BOOTLEG FILES 610: “Hello London” (1958 British feature starring Sonja Henie).
LAST SEEN: A copy can be found on YouTube.
AMERICAN HOME VIDEO: None.
REASON FOR BOOTLEG STATUS: Never released in the United States.
CHANCES OF SEEING A COMMERCIAL DVD RELEASE: Unlikely.
During the late 1930 and early 1940s, the Norwegian ice skating champion Sonja Henie became an unlikely star in Hollywood movies. While she was no rival to Bette Davis or Barbara Stanwyck in terms of acting ability, she had a pert and bouncy personality that appealed to audiences, and her elaborate ice skating numbers helped to inspire the sport’s popularity among Americans. Her films, most notably “Second Fiddle” (1939) and “Sun Valley Serenade” (1941), were usually packed with musical and comedy co-stars that helped distract the audience from the stretches when Henie was not on the ice.
Henie’s film popularity waned in the mid-1940s, yet she continued to attract attention through touring ice shows. In the 1950s, she made occasional television appearances that were well received, and Henie was convinced that she could make a film comeback. But rather than make a return to Hollywood, Henie opted to focus on an ambitious strategy: she would produce and star in a series of travelogue-style features where she visited major European capitals and mixed with local celebrities in between her ice skating routines. The first and only film in Henie’s comeback plot was “Hello London,” a rickety 1958 production made in the widescreen CinemaScope process.
“Hello London” finds Henie and her touring company arriving by airplane in the British capital. Henie is accompanied by her manager, played by American comic actor Ronny Graham, who was best known for starring in the Broadway and film versions of the revue “New Faces.” Henie is greeted in London by British actors, Michael Wilding and Eunice Gayson, who are eager to have the Norwegian skater as a special guest at a charity benefit they are hosting. But the benefit is scheduled the day that Henie and her company are slated to arrive in Paris, and her manager nixes the idea.
But Wilding and Gayson are adamant about Henie’s participation in their show. They take Henie and her manager out to a nightclub where comic-singer Roy Castle is performing, and an audience singalong sequence enables Henie to dance without wearing skates. Wilding and Gayson scheme to have the manager sidetracked through the amorous attention of actress of Lisa Gastoni and then detoured into a British tailor shop to be sartorially remade with a proper suit. Henie and her skating company get a tour of London’s most colorful sights, including an open-air market where Stanley Holloway performs an extended song and dance number with a group of buskers. Henie also winds up in a pub where madcap comedy star Dora Bryan works as a barmaid, and she gets her own lengthy musical number. Henie meets several of the children for whom the benefit is being staged, and she immediately adores them, thus securing her participation in the benefit. After another time-stretching musical number featuring vocalist Joan Regan, the film ends with Henie and her skaters doing their show for the audience at the charity event.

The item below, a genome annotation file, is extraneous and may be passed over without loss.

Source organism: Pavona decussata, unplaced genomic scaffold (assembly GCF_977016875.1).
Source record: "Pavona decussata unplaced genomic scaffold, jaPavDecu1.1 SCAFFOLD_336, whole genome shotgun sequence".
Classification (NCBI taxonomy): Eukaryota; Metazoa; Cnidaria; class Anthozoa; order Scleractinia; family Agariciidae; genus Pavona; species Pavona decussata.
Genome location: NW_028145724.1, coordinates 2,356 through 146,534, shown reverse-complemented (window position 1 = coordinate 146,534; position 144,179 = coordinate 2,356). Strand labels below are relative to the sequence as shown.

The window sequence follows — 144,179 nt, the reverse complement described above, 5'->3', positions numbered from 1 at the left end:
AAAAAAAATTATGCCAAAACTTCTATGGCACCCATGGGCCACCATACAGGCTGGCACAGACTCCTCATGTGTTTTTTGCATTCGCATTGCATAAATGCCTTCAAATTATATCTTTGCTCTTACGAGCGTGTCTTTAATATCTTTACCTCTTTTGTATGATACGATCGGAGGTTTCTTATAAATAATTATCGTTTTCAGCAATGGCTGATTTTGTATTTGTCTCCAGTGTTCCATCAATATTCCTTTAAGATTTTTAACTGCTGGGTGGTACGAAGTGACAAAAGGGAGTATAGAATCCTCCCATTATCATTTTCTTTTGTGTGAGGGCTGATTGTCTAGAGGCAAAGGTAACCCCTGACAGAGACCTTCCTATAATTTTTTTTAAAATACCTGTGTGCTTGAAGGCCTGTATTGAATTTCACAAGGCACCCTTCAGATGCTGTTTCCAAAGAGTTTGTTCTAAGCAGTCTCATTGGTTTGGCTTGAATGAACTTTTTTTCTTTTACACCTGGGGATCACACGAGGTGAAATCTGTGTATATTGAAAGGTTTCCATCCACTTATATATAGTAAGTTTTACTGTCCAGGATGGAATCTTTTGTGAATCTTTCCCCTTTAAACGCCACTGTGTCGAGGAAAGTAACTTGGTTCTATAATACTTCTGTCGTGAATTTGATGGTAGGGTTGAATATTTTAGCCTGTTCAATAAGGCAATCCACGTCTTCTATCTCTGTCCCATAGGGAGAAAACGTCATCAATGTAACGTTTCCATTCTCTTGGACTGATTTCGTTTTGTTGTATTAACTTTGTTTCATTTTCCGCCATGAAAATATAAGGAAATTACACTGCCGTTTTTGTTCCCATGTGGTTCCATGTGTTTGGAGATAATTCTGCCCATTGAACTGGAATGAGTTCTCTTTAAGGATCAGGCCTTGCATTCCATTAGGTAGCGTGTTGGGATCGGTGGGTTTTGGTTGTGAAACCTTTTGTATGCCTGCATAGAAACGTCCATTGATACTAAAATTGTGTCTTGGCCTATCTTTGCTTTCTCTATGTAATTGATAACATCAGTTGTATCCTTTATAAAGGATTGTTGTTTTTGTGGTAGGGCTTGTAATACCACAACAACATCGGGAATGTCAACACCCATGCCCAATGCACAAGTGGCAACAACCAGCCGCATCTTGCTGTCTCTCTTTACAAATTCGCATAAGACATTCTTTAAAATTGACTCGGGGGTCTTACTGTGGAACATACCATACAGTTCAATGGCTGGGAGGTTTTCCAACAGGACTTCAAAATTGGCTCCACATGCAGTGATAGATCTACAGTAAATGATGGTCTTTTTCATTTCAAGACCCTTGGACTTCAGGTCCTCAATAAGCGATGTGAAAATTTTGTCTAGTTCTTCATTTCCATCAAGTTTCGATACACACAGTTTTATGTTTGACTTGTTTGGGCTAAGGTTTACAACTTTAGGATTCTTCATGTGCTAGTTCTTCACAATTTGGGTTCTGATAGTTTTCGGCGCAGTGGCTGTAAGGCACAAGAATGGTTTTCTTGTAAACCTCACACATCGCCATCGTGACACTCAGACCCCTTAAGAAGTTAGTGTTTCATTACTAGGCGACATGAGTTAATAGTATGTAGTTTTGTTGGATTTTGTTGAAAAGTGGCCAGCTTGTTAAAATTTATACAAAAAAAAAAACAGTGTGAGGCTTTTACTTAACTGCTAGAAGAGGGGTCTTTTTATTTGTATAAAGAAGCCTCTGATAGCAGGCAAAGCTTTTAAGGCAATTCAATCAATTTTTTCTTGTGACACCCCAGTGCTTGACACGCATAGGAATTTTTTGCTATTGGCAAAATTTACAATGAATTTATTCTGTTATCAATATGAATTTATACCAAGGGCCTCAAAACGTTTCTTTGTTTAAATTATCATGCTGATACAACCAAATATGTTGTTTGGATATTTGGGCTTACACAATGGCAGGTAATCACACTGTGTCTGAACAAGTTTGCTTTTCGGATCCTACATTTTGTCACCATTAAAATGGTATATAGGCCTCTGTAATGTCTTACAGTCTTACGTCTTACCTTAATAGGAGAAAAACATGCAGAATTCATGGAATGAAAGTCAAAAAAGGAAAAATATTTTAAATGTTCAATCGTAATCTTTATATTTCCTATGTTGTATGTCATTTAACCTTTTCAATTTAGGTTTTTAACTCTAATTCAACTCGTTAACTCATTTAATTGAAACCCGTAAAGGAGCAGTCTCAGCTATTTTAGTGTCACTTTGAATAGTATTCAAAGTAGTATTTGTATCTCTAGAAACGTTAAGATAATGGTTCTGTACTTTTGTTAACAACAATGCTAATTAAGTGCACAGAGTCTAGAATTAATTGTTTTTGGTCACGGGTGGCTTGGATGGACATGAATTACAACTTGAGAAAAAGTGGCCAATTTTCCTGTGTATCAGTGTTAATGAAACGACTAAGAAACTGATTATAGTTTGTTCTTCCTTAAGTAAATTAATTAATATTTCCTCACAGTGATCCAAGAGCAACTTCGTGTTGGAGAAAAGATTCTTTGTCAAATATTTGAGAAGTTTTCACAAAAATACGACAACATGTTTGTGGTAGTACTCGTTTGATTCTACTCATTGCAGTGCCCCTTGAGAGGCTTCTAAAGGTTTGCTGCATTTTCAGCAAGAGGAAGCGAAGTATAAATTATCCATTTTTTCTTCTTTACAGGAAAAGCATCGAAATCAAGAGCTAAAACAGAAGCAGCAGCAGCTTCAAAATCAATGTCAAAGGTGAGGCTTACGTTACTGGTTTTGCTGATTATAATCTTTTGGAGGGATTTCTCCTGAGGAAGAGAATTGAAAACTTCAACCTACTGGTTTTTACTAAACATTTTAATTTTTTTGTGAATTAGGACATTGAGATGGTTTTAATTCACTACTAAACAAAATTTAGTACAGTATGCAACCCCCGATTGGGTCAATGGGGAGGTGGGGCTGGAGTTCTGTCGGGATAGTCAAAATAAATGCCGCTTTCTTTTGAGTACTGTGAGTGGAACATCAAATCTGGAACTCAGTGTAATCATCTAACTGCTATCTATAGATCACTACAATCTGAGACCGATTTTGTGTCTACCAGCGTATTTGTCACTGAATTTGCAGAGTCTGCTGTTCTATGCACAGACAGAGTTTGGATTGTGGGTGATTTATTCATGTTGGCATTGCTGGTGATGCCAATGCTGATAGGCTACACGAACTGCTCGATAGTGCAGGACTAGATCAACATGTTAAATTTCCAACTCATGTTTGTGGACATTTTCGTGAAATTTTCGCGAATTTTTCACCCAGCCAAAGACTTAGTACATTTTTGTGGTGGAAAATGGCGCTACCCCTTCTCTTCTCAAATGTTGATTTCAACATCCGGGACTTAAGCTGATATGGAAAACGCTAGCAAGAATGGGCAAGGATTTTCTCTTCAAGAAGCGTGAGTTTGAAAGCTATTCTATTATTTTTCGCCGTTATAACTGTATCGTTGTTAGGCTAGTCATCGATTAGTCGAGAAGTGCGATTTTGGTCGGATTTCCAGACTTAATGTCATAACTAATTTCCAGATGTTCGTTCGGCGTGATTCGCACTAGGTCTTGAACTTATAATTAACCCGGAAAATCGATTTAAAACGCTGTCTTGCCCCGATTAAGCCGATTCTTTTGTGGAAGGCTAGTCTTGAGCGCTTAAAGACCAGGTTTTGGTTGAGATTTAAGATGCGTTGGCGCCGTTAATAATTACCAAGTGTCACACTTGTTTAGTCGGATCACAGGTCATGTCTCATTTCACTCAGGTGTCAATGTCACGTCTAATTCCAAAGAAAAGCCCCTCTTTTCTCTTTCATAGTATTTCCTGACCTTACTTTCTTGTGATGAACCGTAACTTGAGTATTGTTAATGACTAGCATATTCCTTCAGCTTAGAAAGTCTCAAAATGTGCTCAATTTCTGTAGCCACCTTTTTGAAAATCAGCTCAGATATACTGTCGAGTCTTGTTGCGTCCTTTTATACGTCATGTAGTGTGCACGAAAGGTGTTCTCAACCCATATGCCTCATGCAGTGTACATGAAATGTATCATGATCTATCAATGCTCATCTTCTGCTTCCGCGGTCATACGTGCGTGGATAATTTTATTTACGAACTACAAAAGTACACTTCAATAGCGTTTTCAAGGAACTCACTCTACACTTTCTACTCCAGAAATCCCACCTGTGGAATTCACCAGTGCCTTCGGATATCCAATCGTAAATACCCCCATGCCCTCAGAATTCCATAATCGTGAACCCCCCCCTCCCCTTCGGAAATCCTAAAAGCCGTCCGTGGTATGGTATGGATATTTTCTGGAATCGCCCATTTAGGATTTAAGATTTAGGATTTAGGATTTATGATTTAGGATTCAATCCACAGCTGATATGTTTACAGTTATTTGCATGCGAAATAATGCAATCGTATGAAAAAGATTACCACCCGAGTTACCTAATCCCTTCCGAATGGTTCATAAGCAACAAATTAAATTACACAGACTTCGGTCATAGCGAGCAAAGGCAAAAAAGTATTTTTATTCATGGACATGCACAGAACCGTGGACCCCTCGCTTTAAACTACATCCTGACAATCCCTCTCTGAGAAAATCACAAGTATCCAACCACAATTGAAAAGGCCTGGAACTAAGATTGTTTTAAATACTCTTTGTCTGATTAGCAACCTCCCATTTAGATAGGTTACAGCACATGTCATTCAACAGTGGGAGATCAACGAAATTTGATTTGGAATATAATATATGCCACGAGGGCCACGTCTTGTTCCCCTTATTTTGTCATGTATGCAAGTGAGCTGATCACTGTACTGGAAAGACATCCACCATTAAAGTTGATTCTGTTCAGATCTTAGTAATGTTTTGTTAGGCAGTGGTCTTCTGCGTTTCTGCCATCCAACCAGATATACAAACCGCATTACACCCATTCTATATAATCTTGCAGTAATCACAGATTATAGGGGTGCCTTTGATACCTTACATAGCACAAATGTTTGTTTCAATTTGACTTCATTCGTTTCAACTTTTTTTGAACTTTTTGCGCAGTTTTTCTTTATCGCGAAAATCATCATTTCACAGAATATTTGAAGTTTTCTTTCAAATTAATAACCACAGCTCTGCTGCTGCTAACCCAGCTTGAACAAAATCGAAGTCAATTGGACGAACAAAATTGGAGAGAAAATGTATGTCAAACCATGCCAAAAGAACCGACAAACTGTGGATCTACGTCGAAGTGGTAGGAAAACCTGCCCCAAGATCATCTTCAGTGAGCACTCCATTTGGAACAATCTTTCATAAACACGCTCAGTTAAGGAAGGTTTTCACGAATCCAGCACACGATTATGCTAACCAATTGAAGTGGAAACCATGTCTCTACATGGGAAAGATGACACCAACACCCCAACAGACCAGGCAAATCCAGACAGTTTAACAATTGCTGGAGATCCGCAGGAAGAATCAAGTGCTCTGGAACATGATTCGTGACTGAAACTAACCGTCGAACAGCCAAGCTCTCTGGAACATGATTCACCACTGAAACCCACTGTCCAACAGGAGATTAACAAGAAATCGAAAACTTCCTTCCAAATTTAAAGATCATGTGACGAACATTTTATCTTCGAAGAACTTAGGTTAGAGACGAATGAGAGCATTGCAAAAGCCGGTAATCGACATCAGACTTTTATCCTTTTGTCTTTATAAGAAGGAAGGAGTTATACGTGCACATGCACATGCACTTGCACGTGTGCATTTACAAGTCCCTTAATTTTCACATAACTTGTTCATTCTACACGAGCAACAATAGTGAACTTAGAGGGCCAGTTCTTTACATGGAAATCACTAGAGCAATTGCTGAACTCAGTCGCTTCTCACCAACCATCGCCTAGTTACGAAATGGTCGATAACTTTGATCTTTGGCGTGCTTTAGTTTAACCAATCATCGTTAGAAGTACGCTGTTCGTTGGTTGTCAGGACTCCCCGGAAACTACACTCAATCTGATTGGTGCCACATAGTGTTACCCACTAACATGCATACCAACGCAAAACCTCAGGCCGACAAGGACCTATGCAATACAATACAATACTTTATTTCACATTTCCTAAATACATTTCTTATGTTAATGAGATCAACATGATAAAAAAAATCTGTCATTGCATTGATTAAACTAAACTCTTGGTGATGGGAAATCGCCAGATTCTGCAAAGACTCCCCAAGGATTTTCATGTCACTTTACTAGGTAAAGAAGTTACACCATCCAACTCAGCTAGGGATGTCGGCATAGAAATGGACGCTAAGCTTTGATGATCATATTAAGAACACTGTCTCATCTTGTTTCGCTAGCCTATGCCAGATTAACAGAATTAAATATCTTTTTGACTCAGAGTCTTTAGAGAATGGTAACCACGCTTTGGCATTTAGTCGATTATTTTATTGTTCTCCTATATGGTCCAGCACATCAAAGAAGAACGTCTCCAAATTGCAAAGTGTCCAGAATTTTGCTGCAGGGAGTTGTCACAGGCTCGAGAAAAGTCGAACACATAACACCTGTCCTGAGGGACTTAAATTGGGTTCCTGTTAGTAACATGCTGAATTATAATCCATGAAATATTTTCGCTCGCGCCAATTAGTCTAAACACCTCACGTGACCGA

“Hello London” only runs 78 minutes, but the film feels much, much longer. The corny choreography for the ice skating segments is badly magnified by the CinemaScope lens, and director Sidney Smith and cinematographer Otto Heller never take any creative advantage of the elongated CinemaScope dimensions. Their approach to capturing Henie is strictly a standard-issue aim-and-shoot approach to camerawork, which turns her ice wizardry into visual monotony.
The film also gets hijacked with its too-long musical interludes by the British variety performers, which feel like padding designed solely to extend the wispy film into an acceptable feature length running time. Another number, with Ronny Graham in the tailor shop, is painfully unfunny and hits on every awful American and British stereotype possible.
In looking back, “Hello London” might have been acceptable as a one-hour television special, where the scraggly revue structure would have been acceptable. But even by the lax standards of the late 1950s British cinema, this brand of happily careless entertainment was a mess. And for any international commercial value, it didn’t help that the majority of the film’s British cast were either unknown outside of their country or, in the case of Michael Wilding and Stanley Holloway, had mild name recognition but not enough to drum up an audience based on their star power. (One British actor who would become a major international star, Oliver Reed, had his film debut here in a blink-and-you-miss-him bit as a photographer.)
Twentieth Century Fox, which produced most of Henie’s Hollywood movies, picked up “Hello London” for release in British theaters, but chose not to import it in the U.S. market. Its box office failure in Britain ended Henie’s film career, and no American film distributor would bring it across the Atlantic.
There is no evidence that “Hello London” ever played on U.S. television release, and there was never a U.S. home entertainment release. A dreadful, much-duped copy can be found on YouTube, albeit not in the CinemaScope ratio. Obviously, that’s not the ideal way to watch “Hello London.” But unless you’re a Sonja Henie addict, there is no ideal reason to watch “Hello London.”
IMPORTANT NOTICE: While this weekly column acknowledges the presence of rare film and television productions through the so-called collector-to-collector market, this should not be seen as encouraging or condoning the unauthorized duplication and distribution of copyright-protected material, either through DVDs or Blu-ray discs or through postings on Internet video sites.
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